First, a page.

Within our lakes, streams, estuaries, and oceans, there is an astounding chemodiversity of secondary metabolites produced by microbes, algae, and invertebrates. Nearly 30 years of study have yielded hundreds of examples in which secondary metabolites alter the foraging behavior or fitness of aquatic consumers, or both. However, our understanding of the mechanisms that mediate the fate and consequences of these metabolites in aquatic consumers remains in its infancy. Interactions between metabolites and consumers at the molecular and biochemical level are the purview of modern pharmacology, which is rooted in the long history of human–drug interactions and can be adopted for ecological studies. Here, we argue that a pharmacological approach to consumer–prey interactions will be as productive within aquatic systems as it has been for understanding terrestrial systems. We review the diversity of secondary metabolites in aquatic organisms, their known effects on the feeding behaviors and performance of aquatic consumers, and the few studies that have attempted to describe their biochemical manipulation within consumer tissues, i.e., their absorption, distribution, metabolism (including detoxification), and excretion. We then highlight vexing issues in the ecology and evolution of aquatic consumer–prey interactions that would benefit from a pharmacological approach, including specialist-versus-generalist feeding strategies, dietary mixing, nutrient–toxin interactions, and taste. Finally, we argue that a pharmacological approach could help to predict how consumer–prey interactions are altered by global changes in pH, water temperature and ultraviolet radiation, or by pollution. Arguably, the state of knowledge of aquatic consumer–prey interactions is equivalent to that faced by ecologists studying terrestrial herbivores in the 1970s; the literature documents profound variation among consumers in their feeding tolerances for secondary metabolites without a thorough understanding of the mechanisms that underlie that variation. The subsequent advancement in our understanding of terrestrial herbivores in the intervening decades provides confidence that applying a pharmacological approach to aquatic consumers will prove equally productive.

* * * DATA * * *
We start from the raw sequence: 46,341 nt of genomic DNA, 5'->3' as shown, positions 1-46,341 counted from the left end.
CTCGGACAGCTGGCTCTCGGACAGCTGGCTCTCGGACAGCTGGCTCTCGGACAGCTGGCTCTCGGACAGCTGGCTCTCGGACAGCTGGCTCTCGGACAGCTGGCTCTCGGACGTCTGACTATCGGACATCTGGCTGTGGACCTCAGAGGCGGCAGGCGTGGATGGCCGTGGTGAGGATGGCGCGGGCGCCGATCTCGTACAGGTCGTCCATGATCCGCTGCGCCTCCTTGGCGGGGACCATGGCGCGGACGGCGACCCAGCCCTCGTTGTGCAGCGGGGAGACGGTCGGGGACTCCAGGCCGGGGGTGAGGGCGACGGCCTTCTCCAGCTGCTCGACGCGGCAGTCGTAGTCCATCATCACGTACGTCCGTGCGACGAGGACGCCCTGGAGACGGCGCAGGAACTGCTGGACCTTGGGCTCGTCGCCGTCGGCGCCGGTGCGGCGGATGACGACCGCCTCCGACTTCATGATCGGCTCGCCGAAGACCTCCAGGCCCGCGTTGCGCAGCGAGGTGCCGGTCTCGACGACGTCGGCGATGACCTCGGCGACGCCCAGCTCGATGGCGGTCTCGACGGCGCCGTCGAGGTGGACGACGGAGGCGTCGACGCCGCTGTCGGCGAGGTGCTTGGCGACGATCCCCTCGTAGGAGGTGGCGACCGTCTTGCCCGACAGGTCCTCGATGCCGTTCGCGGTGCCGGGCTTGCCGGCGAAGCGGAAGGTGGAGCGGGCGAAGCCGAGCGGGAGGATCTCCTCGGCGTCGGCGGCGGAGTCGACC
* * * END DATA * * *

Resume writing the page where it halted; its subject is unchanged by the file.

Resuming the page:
Available at: http://works.bepress.com/jennifer_forbey/37/